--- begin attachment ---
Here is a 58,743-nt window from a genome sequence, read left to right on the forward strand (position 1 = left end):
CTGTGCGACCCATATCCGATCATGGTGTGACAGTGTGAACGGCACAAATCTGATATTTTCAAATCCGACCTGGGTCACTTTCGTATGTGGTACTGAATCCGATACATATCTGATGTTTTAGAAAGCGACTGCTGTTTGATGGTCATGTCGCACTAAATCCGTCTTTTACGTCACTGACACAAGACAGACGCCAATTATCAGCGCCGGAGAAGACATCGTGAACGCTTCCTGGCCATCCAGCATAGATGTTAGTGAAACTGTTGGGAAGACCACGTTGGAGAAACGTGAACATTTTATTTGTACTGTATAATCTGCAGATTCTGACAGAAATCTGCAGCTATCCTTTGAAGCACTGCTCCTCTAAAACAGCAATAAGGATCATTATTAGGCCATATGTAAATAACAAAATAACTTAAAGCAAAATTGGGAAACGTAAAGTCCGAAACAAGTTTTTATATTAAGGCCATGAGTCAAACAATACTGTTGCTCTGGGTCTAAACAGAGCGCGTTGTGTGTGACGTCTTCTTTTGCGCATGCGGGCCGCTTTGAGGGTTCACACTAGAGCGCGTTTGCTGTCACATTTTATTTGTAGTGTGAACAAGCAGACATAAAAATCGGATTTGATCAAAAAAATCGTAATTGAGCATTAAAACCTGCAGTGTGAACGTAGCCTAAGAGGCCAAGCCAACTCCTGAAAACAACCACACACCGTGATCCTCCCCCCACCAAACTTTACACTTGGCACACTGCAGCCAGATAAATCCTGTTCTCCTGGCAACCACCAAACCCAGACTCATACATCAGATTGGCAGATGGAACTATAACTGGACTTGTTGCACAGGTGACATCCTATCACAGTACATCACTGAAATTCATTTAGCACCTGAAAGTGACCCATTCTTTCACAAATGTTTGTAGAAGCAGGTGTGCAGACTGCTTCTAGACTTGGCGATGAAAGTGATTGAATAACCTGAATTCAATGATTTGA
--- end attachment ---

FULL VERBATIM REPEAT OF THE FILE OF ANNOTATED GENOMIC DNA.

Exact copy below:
Here is a 58,743-nt window from a genome sequence, read left to right on the forward strand (position 1 = left end):
CTGTGCGACCCATATCCGATCATGGTGTGACAGTGTGAACGGCACAAATCTGATATTTTCAAATCCGACCTGGGTCACTTTCGTATGTGGTACTGAATCCGATACATATCTGATGTTTTAGAAAGCGACTGCTGTTTGATGGTCATGTCGCACTAAATCCGTCTTTTACGTCACTGACACAAGACAGACGCCAATTATCAGCGCCGGAGAAGACATCGTGAACGCTTCCTGGCCATCCAGCATAGATGTTAGTGAAACTGTTGGGAAGACCACGTTGGAGAAACGTGAACATTTTATTTGTACTGTATAATCTGCAGATTCTGACAGAAATCTGCAGCTATCCTTTGAAGCACTGCTCCTCTAAAACAGCAATAAGGATCATTATTAGGCCATATGTAAATAACAAAATAACTTAAAGCAAAATTGGGAAACGTAAAGTCCGAAACAAGTTTTTATATTAAGGCCATGAGTCAAACAATACTGTTGCTCTGGGTCTAAACAGAGCGCGTTGTGTGTGACGTCTTCTTTTGCGCATGCGGGCCGCTTTGAGGGTTCACACTAGAGCGCGTTTGCTGTCACATTTTATTTGTAGTGTGAACAAGCAGACATAAAAATCGGATTTGATCAAAAAAATCGTAATTGAGCATTAAAACCTGCAGTGTGAACGTAGCCTAAGAGGCCAAGCCAACTCCTGAAAACAACCACACACCGTGATCCTCCCCCCACCAAACTTTACACTTGGCACACTGCAGCCAGATAAATCCTGTTCTCCTGGCAACCACCAAACCCAGACTCATACATCAGATTGGCAGATGGAACTATAACTGGACTTGTTGCACAGGTGACATCCTATCACAGTACATCACTGAAATTCATTTAGCACCTGAAAGTGACCCATTCTTTCACAAATGTTTGTAGAAGCAGGTGTGCAGACTGCTTCTAGACTTGGCGATGAAAGTGATTGAATAACCTGAATTCAATGATTTGA